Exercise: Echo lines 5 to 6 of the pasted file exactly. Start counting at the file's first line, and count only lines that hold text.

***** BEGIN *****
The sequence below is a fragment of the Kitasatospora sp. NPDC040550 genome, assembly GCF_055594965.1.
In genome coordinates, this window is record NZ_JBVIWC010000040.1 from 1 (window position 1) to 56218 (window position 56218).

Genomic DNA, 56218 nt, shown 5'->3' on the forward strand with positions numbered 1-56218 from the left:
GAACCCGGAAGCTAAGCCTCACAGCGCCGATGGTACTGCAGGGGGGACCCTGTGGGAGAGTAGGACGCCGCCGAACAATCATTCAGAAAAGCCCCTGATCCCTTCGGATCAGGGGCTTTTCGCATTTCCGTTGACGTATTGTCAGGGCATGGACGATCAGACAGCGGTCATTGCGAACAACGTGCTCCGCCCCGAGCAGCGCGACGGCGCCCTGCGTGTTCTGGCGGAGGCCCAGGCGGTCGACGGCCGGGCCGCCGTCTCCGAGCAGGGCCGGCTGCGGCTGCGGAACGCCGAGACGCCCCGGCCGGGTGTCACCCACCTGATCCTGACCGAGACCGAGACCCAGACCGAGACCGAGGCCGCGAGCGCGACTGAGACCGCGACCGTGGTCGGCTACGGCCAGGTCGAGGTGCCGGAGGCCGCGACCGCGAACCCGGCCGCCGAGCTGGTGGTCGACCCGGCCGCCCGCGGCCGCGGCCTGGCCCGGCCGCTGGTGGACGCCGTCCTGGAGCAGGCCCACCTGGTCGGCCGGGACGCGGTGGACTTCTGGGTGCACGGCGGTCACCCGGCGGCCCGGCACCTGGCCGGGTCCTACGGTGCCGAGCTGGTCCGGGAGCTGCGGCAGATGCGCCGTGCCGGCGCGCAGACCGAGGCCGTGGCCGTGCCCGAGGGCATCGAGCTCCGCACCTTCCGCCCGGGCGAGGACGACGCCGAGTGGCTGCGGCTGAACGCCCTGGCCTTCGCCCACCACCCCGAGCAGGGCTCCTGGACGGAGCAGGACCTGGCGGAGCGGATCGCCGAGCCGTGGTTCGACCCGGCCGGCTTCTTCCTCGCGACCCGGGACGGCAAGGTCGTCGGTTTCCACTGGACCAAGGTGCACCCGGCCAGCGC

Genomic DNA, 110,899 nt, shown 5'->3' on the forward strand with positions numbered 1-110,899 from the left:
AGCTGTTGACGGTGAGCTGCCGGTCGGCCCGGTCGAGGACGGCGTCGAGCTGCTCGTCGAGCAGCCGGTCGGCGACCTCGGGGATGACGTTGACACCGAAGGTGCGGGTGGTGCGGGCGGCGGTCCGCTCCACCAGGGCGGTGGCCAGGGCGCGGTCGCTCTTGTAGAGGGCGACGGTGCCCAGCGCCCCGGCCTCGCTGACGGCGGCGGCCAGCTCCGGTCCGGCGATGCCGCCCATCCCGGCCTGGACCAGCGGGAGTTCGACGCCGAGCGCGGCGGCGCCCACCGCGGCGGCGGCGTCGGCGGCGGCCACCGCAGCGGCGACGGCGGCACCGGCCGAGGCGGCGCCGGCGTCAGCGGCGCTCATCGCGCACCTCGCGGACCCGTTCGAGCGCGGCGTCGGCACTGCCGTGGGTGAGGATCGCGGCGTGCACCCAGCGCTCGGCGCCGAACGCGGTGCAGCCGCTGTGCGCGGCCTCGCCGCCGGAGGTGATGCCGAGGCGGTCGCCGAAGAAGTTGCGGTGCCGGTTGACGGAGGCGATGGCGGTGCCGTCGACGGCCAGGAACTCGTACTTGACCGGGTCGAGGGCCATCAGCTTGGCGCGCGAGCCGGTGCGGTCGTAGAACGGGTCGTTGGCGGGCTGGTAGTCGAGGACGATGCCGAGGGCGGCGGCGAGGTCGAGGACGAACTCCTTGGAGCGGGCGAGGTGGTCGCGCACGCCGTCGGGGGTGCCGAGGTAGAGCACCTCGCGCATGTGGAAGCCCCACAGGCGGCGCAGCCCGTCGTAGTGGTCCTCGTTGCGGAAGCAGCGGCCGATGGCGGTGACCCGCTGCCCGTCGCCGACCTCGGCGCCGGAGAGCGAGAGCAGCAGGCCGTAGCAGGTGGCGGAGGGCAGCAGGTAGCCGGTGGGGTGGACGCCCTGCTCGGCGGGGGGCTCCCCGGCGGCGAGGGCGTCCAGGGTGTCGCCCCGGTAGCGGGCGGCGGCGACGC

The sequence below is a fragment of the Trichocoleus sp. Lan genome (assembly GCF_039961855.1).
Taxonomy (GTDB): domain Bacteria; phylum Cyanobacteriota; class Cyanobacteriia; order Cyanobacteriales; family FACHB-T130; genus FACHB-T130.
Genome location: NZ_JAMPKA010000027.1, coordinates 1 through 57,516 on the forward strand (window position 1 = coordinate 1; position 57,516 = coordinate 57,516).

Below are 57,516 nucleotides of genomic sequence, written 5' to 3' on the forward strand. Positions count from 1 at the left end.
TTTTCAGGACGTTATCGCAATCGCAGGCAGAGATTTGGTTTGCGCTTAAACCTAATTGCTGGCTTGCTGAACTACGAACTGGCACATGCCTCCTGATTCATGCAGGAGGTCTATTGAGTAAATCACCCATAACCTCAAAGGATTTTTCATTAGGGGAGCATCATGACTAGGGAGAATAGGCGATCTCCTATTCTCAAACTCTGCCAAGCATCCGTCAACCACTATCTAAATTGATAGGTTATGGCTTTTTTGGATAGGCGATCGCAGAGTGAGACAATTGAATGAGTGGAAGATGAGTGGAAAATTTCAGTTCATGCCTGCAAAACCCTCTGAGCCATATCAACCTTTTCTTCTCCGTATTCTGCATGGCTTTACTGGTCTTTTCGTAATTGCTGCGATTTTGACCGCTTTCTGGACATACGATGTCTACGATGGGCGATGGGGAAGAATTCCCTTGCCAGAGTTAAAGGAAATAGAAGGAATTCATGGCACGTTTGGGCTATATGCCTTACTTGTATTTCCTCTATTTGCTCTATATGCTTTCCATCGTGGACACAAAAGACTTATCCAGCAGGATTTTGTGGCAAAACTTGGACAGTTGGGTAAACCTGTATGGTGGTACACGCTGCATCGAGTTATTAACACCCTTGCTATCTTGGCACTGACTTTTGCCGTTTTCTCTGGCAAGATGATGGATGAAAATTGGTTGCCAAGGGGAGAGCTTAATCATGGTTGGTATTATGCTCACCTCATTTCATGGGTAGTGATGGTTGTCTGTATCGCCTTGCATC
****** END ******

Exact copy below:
Genomic DNA, 110,899 nt, shown 5'->3' on the forward strand with positions numbered 1-110,899 from the left:
AGCTGTTGACGGTGAGCTGCCGGTCGGCCCGGTCGAGGACGGCGTCGAGCTGCTCGTCGAGCAGCCGGTCGGCGACCTCGGGGATGACGTTGACACCGAAGGTGCGGGTGGTGCGGGCGGCGGTCCGCTCCACCAGGGCGGTGGCCAGGGCGCGGTCGCTCTTGTAGAGGGCGACGGTGCCCAGCGCCCCGGCCTCGCTGACGGCGGCGGCCAGCTCCGGTCCGGCGATGCCGCCCATCCCGGCCTGGACCAGCGGGAGTTCGACGCCGAGCGCGGCGGCGCCCACCGCGGCGGCGGCGTCGGCGGCGGCCACCGCAGCGGCGACGGCGGCACCGGCCGAGGCGGCGCCGGCGTCAGCGGCGCTCATCGCGCACCTCGCGGACCCGTTCGAGCGCGGCGTCGGCACTGCCGTGGGTGAGGATCGCGGCGTGCACCCAGCGCTCGGCGCCGAACGCGGTGCAGCCGCTGTGCGCGGCCTCGCCGCCGGAGGTGATGCCGAGGCGGTCGCCGAAGAAGTTGCGGTGCCGGTTGACGGAGGCGATGGCGGTGCCGTCGACGGCCAGGAACTCGTACTTGACCGGGTCGAGGGCCATCAGCTTGGCGCGCGAGCCGGTGCGGTCGTAGAACGGGTCGTTGGCGGGCTGGTAGTCGAGGACGATGCCGAGGGCGGCGGCGAGGTCGAGGACGAACTCCTTGGAGCGGGCGAGGTGGTCGCGCACGCCGTCGGGGGTGCCGAGGTAGAGCACCTCGCGCATGTGGAAGCCCCACAGGCGGCGCAGCCCGTCGTAGTGGTCCTCGTTGCGGAAGCAGCGGCCGATGGCGGTGACCCGCTGCCCGTCGCCGACCTCGGCGCCGGAGAGCGAGAGCAGCAGGCCGTAGCAGGTGGCGGAGGGCAGCAGGTAGCCGGTGGGGTGGACGCCCTGCTCGGCGGGGGGCTCCCCGGCGGCGAGGGCGTCCAGGGTGTCGCCCCGGTAGCGGGCGGCGGCGACGC